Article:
Zen to Done - Leo Babauta

Zen to Done - Leo Babauta

Learn with this summary of the book by Leo Babauta how to avoid burn-out, through the Zen to Done method, and cultivate Zen Habits capable of increasing your productivity and decreasing your stress level!

Add to Favorites
Add to read
Mark as read

David Allen, one of the world's leading productivity experts, says, "A lot of the stress people feel does not come from having too much to do. It comes from not finishing what they started."

The chaotic routine of modern life has probably given you the habit of starting your day thinking, “I have so many things to do that I don't know where to start”. 

Whether concerning personal or professional life, people talk a lot about the importance of striving and reaching the long-awaited “top of the mountain”. We often spend sleepless nights, skip meals and even stop relaxing to complete our demands.

The thing is, as we sacrifice more and more, we may suffer from a not-so-pleasant disorder. Called burn-out syndrome, this mental state is nothing more than a psychic syndrome caused by extreme exhaustion, and excessive accumulation of stress.

Here comes a productivity methodology whose focus is to do everything that needs to be done with a zen mindset. Read this summary of “Zen to Done” to learn more about it.

The book “Zen to Done”

Released in 2011 by Waking Lion Press, the book brings, in a compiled form, many insights and teachings of the Zen To Done (ZTD) method to the reader. Its reading aims to improve productivity and organization with the simplest possible structure.

Over its 69 pages, the work“Zen to Done: The Ultimate Simple Productivity System” shows that being productive is not synonymous with being busy. The focus is to carry out your tasks without needing a huge amount of planning, leaving your mind lighter and your life more organized, peaceful, and happy.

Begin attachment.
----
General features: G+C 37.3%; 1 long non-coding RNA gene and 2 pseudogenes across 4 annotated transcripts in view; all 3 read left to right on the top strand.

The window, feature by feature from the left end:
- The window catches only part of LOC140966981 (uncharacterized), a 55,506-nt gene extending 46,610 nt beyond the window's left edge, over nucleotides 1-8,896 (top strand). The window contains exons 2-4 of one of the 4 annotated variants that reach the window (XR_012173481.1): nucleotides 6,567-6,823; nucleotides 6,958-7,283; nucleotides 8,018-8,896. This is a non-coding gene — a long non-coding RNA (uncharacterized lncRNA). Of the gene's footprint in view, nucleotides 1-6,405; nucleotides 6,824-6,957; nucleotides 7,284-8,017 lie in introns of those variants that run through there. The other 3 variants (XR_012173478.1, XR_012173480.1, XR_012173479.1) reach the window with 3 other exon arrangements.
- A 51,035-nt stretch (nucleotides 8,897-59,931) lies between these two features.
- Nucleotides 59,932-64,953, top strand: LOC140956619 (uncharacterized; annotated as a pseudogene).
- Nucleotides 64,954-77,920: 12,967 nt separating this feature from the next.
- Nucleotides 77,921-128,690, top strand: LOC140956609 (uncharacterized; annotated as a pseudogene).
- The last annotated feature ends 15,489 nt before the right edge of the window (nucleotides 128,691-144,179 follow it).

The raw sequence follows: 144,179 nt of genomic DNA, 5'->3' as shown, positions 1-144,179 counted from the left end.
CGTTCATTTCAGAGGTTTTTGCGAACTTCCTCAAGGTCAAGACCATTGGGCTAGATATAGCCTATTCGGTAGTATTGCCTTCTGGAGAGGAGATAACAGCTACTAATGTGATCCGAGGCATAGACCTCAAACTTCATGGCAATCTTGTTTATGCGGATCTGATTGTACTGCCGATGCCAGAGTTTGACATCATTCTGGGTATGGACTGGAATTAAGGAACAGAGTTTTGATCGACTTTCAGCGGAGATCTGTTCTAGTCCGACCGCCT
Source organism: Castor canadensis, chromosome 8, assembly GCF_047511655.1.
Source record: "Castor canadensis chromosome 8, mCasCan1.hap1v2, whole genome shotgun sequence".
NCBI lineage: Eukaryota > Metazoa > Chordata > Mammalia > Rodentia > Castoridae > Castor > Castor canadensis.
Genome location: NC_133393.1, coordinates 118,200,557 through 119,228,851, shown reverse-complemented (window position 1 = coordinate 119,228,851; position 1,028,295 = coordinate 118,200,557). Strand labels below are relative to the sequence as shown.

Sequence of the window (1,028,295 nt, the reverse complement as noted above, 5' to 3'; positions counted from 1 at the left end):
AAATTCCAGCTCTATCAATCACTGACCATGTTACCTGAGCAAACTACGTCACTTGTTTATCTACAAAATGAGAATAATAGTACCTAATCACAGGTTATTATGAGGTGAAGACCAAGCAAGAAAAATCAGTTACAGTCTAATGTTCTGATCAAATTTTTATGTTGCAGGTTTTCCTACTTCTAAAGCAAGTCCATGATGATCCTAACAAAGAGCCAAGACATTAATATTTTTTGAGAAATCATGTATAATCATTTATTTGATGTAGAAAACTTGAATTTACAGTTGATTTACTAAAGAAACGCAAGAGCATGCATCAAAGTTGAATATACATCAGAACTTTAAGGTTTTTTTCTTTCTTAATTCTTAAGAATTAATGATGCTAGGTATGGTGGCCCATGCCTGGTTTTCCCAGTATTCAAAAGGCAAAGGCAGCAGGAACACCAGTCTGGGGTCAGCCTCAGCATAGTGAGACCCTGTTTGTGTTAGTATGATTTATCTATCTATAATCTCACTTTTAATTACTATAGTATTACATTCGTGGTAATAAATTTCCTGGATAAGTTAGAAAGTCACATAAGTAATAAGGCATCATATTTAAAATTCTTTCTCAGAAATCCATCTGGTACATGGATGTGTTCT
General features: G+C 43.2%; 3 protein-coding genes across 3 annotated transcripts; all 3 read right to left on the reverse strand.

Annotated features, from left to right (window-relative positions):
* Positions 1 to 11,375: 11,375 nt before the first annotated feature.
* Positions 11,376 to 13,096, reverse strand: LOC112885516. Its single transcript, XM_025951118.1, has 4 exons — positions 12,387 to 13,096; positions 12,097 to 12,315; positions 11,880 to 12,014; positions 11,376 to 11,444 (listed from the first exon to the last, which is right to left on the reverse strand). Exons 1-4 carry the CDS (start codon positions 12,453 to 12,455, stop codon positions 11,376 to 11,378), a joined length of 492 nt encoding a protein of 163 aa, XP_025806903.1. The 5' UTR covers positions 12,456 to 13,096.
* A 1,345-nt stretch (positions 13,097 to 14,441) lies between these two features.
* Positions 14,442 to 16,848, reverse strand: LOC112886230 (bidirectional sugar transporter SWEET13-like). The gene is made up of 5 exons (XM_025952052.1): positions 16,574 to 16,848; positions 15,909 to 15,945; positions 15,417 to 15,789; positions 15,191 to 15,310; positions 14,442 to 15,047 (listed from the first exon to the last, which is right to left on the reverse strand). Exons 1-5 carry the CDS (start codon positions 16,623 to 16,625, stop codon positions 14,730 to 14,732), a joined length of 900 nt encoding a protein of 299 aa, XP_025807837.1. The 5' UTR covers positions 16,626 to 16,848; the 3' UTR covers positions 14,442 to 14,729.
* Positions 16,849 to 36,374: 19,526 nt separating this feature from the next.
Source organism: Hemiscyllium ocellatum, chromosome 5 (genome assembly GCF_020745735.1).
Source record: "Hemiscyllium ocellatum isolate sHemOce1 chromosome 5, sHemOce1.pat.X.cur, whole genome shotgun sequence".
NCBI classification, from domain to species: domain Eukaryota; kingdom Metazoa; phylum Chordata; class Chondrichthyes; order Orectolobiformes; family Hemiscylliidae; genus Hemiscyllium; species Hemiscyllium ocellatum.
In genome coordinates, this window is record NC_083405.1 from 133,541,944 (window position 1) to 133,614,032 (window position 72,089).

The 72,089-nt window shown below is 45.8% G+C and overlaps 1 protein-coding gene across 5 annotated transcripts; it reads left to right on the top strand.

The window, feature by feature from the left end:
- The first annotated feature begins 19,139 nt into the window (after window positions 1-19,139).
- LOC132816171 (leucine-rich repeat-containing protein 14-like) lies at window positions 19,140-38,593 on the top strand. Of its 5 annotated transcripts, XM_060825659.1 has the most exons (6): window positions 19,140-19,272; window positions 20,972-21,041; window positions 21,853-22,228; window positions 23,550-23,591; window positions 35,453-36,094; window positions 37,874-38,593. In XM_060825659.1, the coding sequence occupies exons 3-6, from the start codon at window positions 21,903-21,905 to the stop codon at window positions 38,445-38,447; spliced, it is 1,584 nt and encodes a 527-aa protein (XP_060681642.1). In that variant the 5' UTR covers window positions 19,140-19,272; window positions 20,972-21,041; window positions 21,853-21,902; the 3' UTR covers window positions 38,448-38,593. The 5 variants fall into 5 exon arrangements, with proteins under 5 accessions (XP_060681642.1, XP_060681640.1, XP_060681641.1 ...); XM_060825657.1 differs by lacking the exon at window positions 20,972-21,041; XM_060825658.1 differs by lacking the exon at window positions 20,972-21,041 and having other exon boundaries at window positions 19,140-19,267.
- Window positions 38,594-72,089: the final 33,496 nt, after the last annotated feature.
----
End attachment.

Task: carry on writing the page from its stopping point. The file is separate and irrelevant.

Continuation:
Who is Leo Babauta?

Leo Babauta is the creator of Zen Habits, a Top 25 blog about implementing zen into everyday life. In addition, he is also the author ofthe bestseller “The Power of Less: The Fine Art of Limiting Yourself to the Essential...in Business and Life”.

Husband and father of six, he has lived in California since 2010, where he lives a simple life focused on sharing Zen through his works and posts.

Why should you read “Zen to Done”?

The author says that the book was written for those looking for ways to get their lives more organized and who want to get things done on their lists. This read is also perfect for those who haven't been able to adapt to hacks the more conventional and cast-iron productivity systems.

Babauta adapts some of the best productivity systems like “Getting Things Done” (GTD) by David Allen and “The 7 Habits of Highly Effective People” by Stephen Covey, adds other useful concepts, and refines them into a simple and practical productivity system.